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Sandra Wise, toxicology expert, to reveal new findings about the impact of the oil spill on rare whale species and the environment in the Gulf of Mexico at UB on November 9

Leslie Geary
Friday, October 28, 2011

Sandra Wise, Director of Cytogenetics and Chromosome Instability at the Wise Laboratory of Environmental and Genetic ToxicologyUniversity of Bridgeport’s Department of Biology lecture series on the sciences continues Wednesday, November 9, when Sandra Wise, a toxicology expert, discusses her journey to the Gulf of Mexico aboard the research ship Odyssey and the latest findings on the environmental impact of last year’s oil spill in the region.

Ms. Wise’s lecture, “Gulf of Mexico Voyage of the Odyssey: The Impact of the Oil Crisis on Health Using Whales as an Indicator Species,” will be held 12:15 p.m. to 1:20 p.m. in room 123 of Charles Dana Hall, 169 University Avenue, Bridgeport.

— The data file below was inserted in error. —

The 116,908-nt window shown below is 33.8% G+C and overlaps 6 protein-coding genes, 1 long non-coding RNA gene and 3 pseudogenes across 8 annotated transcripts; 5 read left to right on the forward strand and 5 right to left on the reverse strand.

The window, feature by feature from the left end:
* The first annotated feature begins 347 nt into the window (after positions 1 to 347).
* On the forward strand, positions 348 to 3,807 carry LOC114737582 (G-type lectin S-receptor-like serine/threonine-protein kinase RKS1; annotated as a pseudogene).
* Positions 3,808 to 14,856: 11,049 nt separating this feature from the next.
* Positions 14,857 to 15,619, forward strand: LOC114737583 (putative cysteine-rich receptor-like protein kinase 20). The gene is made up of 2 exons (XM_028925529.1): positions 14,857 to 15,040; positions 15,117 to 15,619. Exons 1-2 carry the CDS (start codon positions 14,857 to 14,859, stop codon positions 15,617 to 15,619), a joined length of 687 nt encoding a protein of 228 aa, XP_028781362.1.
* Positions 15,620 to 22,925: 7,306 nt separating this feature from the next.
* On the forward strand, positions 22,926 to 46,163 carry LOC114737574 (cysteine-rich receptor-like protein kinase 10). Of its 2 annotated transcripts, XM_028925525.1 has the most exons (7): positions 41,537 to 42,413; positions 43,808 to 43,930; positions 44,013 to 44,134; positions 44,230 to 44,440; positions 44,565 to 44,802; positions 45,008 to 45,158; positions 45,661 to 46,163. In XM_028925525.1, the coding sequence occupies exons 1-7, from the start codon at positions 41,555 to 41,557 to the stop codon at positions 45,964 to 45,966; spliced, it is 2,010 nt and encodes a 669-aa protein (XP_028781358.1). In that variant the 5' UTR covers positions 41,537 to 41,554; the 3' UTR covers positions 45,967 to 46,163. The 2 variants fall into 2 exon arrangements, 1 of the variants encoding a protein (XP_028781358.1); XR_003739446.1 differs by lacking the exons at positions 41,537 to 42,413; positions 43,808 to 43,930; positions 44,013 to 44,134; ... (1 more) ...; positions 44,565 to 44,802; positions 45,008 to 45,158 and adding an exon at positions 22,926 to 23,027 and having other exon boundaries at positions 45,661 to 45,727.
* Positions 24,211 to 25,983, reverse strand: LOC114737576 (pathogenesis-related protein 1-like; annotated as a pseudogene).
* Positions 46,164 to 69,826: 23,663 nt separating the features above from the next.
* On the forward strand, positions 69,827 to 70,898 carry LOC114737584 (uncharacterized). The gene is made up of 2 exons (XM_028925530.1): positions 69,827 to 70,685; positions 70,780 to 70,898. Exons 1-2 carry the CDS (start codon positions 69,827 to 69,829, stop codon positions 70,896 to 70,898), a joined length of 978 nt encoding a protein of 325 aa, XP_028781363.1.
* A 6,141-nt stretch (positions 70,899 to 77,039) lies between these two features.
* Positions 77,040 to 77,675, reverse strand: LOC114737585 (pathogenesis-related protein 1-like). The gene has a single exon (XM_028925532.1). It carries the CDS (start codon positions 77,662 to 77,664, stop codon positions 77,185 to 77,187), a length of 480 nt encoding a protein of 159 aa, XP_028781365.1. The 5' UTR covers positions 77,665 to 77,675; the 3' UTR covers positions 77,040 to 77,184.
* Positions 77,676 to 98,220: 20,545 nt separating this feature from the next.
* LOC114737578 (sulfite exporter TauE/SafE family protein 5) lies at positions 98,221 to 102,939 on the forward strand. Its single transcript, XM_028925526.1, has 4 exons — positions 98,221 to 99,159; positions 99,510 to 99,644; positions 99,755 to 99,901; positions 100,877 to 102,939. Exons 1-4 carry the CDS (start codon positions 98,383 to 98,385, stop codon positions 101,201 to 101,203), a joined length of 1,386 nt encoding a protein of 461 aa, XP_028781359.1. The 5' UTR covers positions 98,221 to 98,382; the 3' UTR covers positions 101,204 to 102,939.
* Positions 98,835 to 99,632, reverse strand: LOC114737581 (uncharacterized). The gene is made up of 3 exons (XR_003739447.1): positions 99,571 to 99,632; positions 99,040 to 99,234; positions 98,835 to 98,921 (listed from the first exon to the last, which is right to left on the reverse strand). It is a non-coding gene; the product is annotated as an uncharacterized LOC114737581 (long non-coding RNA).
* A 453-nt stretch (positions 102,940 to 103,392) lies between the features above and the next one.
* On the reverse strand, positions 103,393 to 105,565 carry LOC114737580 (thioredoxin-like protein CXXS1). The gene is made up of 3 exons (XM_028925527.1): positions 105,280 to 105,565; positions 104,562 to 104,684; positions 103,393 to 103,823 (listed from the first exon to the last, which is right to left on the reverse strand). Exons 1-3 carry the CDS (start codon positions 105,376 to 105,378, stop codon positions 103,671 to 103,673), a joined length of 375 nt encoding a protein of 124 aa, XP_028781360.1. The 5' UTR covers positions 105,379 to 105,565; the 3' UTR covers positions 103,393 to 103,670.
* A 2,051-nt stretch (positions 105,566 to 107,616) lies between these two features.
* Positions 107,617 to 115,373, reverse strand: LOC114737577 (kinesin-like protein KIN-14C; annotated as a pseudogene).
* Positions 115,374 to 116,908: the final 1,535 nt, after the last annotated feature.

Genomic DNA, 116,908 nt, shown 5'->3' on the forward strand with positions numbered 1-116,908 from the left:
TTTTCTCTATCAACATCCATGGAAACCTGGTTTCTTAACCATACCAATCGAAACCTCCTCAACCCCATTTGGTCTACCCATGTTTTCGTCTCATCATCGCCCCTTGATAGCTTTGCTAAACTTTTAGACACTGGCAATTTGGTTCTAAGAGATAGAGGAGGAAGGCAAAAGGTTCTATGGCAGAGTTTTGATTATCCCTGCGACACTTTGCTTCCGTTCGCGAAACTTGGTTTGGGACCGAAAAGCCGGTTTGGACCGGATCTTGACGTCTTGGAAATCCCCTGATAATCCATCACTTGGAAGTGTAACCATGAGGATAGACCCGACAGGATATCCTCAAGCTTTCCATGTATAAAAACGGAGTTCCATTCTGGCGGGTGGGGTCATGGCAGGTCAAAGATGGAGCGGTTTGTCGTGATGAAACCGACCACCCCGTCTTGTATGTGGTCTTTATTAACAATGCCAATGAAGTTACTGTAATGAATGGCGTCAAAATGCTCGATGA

The presentation is free and open to the public.

Ms. Wise is Director of Cytogenetics and Chromosome Instability at the Wise Laboratory of Environmental and Genetic Toxicology, at the University of Southern Maine. For the past two summers, she has traveled to the Gulf of Mexico, where she and a team of researchers have studied pollutants’ effect on marine animals, in particular sperm whales and Bryde’s whales (pronounced BROO-duhz).

The team’s observations of Bryde’s whales provide a rare opportunity to learn more about the mammals, about which little is known. Unlike the behemoth sperm whale—a frequent target of whalers and inspiration for Moby Dick—Bryde’s whales lack massive layers of protective blubber that have attracted hunters. They also travel alone or in smaller pods, and only 15 to 20 are known to be in the Gulf of Mexico. Their elusive migrations have made them difficult to study.

Ms. Wise will show images from her trips, and her presentation will be followed by a question-and-answer session.
 
“This is an interesting seminar because the speaker will present new data as they were collected by their research boat, and their findings are applicable to environmental contamination and its health effects on other marine systems, including Long Island Sound,” said Spiros P. Katsifis, Chairman of the UB biology department.


Media contact: Leslie Geary, (203) 576-4625, lgeary@bridgeport.edu